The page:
The kneeling figure in the bright red gown depicts the French king Charles VI, referred to as ‘Charles the Mad’, who was plagued throughout his life with bouts of mental illness. The figure is also representative of Cardinal Henry Beaufort, said to have had a a hidden hand in the prosecution of Joan of Arc, although the absent left hand seemingly supporting the skull fragment also has a connection to the relic itself. Both Beaufort and Charles VI are also presented in Jan van Eyck’s Just Judges panel in the Ghent altarpiece.
As to the skull fragment itself, close inspection shows a ragged edge on its top side. This makes the connection to the heraldic term ‘erasure’ and a reason why Charles VI is holding the relic.
With its spiked back, the ‘torn’ fragment is meant to depict a porcupine and links to the French king’s younger brother, Louis I Duke of Orleans, who was assassinated on November 23, 1407, on the orders of John the Fearless, duke of Burgundy. He was lured to his death on a Paris street in broad daylight after being told his brother wished to meet with him. When he mounted his horse to start on his way a gang of fifteen masked men attacked and fatally stabbed him, cutting off one of his hands in the process, hence the image of his brother Charles depicted with one hand only.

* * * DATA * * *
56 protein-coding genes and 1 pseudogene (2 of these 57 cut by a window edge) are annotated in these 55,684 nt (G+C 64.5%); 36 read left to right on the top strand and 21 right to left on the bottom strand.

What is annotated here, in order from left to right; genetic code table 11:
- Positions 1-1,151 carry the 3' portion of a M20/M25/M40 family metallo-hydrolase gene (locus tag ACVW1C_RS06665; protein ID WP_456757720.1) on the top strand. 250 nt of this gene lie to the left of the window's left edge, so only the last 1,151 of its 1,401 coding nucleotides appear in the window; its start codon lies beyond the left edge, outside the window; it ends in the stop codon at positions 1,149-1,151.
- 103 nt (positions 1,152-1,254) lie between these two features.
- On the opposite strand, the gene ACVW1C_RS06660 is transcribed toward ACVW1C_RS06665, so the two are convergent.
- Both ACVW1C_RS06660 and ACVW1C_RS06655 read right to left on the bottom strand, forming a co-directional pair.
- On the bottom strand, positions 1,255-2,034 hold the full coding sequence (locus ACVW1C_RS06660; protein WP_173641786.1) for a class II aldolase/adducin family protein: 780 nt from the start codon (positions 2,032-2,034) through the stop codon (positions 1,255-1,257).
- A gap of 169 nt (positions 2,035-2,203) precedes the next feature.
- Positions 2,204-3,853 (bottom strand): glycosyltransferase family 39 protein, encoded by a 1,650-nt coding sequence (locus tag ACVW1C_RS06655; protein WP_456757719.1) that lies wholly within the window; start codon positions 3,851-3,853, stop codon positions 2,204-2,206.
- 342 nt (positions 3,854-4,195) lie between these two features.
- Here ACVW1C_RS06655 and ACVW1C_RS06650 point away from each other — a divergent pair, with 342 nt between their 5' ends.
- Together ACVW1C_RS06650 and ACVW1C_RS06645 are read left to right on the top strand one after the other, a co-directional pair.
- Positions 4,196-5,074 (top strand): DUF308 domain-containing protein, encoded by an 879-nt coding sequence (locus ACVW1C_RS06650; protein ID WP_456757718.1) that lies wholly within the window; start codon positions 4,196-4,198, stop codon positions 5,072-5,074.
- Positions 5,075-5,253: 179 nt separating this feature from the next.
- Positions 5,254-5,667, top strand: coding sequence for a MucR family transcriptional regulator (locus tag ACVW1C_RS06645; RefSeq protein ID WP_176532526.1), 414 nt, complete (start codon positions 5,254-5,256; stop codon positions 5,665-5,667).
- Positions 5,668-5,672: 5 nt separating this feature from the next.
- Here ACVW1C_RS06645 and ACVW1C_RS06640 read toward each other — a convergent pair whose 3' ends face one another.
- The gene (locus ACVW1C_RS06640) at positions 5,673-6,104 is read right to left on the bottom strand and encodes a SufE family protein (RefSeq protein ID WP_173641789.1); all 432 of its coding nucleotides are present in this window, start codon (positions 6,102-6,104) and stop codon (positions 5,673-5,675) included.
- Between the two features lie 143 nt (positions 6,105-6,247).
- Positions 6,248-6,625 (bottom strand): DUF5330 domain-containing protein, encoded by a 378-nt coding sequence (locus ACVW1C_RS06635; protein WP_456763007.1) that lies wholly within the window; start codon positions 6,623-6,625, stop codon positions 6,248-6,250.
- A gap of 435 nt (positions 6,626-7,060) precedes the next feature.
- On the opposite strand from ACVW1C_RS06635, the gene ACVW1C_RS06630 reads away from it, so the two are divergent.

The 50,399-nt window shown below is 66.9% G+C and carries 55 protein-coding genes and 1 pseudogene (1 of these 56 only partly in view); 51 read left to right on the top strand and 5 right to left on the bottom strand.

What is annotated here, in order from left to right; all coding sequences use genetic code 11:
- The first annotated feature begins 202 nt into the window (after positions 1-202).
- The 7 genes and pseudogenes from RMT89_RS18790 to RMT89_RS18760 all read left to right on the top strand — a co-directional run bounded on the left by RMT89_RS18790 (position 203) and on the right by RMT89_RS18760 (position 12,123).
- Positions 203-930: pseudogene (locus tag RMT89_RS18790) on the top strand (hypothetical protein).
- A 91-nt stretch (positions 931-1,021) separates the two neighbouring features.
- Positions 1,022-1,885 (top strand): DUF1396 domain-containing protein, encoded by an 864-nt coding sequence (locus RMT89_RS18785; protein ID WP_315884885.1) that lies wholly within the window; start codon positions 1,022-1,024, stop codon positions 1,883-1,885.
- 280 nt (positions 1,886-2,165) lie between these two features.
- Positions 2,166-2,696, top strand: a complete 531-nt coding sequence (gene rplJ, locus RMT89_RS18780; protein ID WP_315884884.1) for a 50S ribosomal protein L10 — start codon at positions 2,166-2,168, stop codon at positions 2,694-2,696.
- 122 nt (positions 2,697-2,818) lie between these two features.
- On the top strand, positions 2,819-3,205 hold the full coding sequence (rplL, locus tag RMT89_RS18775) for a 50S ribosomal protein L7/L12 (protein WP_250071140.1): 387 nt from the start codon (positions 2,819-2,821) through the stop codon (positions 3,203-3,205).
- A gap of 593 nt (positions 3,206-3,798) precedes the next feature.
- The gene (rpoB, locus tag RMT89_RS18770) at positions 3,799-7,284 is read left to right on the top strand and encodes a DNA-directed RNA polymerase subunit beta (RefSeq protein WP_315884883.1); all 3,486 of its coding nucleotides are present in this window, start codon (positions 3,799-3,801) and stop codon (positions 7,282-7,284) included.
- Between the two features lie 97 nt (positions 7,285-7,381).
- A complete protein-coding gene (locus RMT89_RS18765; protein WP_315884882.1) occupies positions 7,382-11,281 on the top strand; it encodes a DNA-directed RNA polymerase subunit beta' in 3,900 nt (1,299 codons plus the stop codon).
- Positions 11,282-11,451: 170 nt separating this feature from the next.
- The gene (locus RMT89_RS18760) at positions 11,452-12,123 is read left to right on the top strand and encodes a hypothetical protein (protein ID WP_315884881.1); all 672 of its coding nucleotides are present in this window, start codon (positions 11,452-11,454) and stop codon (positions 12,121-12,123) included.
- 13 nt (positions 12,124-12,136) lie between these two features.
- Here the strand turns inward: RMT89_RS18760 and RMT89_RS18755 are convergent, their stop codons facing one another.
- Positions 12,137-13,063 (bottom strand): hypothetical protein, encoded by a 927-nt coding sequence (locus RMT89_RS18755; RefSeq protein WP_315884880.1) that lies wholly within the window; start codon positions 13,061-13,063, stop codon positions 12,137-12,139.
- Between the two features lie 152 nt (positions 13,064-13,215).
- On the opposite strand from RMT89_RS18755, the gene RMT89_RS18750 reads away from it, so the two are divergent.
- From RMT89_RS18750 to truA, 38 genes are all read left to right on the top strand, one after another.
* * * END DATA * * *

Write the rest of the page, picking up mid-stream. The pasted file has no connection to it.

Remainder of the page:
As to the porpupine motif, this represents the chivalric Order of the Porcupine founded by Louis in 1394 to mark the occasion of the baptism of his son Charles of Orleans who was later held captive by the English as a prisoner of war for 25 years.
The Order’s insignia was represented by a gold porcupine standing on a green enamelled oval-shaped base, hence the green cloth base behind the skull fragment. The Order was sometimes referred to in France as the Ordre du Camail and here Hugo van der Goes makes another link to confirm his intended reference to the insignia. Depicted just above the king’s right shoulder is the coat of camel hair worn by John the Baptist. The word-play, camel and camail, is confirmed by the folds in the Baptist’s coat shaped to represent the legs of a camel.
But there is more to link to the Order of the Porcupine. Louis, duke of Orleans, did not enjoy the best of reputations with the people. He had many enemies and is said to have taken his brother’s wife as a mistress. It was also claimed that he dabbled in magic and the black arts, even necromancy. So when we look at the fuller figure in red, there are other clues that point to Louis, duke of Orleans. Saint he wasn’t, it seems.
To the right and slightly above the green cloth is the shape of demonic face with a sharp-pointed nose. It also has an open, laughing mouth with two teeth. The demonic face represents John the Fearless, noted for his long sharp nose, piercing the cameo, and the stabbing of Louis. This motif is also adapted by Hugo from the Monsaraz fresco, shown below.